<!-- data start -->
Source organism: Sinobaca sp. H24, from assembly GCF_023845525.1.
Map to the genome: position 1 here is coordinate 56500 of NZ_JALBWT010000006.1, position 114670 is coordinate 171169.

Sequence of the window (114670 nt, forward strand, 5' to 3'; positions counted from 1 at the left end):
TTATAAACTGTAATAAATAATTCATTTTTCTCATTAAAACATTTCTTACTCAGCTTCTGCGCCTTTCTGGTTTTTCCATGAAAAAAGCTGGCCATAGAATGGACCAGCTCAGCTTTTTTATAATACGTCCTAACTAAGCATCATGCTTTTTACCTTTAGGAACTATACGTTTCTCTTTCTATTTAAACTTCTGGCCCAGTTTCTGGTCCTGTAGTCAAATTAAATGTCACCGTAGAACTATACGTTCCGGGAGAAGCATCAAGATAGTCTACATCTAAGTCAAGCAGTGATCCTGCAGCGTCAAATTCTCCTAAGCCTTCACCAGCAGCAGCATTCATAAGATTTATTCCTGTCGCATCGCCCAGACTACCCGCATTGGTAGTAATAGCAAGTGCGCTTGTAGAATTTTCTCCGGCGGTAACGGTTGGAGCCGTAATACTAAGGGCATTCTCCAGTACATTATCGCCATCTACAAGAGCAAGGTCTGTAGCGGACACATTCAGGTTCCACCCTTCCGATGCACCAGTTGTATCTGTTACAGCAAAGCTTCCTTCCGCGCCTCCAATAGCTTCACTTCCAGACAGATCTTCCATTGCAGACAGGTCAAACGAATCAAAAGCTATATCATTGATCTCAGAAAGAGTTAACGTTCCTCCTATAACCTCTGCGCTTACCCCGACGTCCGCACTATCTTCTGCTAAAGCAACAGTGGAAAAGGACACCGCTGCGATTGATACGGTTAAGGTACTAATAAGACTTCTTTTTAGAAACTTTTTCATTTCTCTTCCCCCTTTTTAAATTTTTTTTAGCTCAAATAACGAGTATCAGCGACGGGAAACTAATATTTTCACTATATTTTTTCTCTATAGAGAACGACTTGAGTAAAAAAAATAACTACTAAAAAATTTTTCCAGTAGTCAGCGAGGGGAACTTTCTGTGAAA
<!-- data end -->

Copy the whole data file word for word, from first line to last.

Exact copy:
Source organism: Sinobaca sp. H24, from assembly GCF_023845525.1.
Map to the genome: position 1 here is coordinate 56500 of NZ_JALBWT010000006.1, position 114670 is coordinate 171169.

Sequence of the window (114670 nt, forward strand, 5' to 3'; positions counted from 1 at the left end):
TTATAAACTGTAATAAATAATTCATTTTTCTCATTAAAACATTTCTTACTCAGCTTCTGCGCCTTTCTGGTTTTTCCATGAAAAAAGCTGGCCATAGAATGGACCAGCTCAGCTTTTTTATAATACGTCCTAACTAAGCATCATGCTTTTTACCTTTAGGAACTATACGTTTCTCTTTCTATTTAAACTTCTGGCCCAGTTTCTGGTCCTGTAGTCAAATTAAATGTCACCGTAGAACTATACGTTCCGGGAGAAGCATCAAGATAGTCTACATCTAAGTCAAGCAGTGATCCTGCAGCGTCAAATTCTCCTAAGCCTTCACCAGCAGCAGCATTCATAAGATTTATTCCTGTCGCATCGCCCAGACTACCCGCATTGGTAGTAATAGCAAGTGCGCTTGTAGAATTTTCTCCGGCGGTAACGGTTGGAGCCGTAATACTAAGGGCATTCTCCAGTACATTATCGCCATCTACAAGAGCAAGGTCTGTAGCGGACACATTCAGGTTCCACCCTTCCGATGCACCAGTTGTATCTGTTACAGCAAAGCTTCCTTCCGCGCCTCCAATAGCTTCACTTCCAGACAGATCTTCCATTGCAGACAGGTCAAACGAATCAAAAGCTATATCATTGATCTCAGAAAGAGTTAACGTTCCTCCTATAACCTCTGCGCTTACCCCGACGTCCGCACTATCTTCTGCTAAAGCAACAGTGGAAAAGGACACCGCTGCGATTGATACGGTTAAGGTACTAATAAGACTTCTTTTTAGAAACTTTTTCATTTCTCTTCCCCCTTTTTAAATTTTTTTTAGCTCAAATAACGAGTATCAGCGACGGGAAACTAATATTTTCACTATATTTTTTCTCTATAGAGAACGACTTGAGTAAAAAAAATAACTACTAAAAAATTTTTCCAGTAGTCAGCGAGGGGAACTTTCTGTGAAA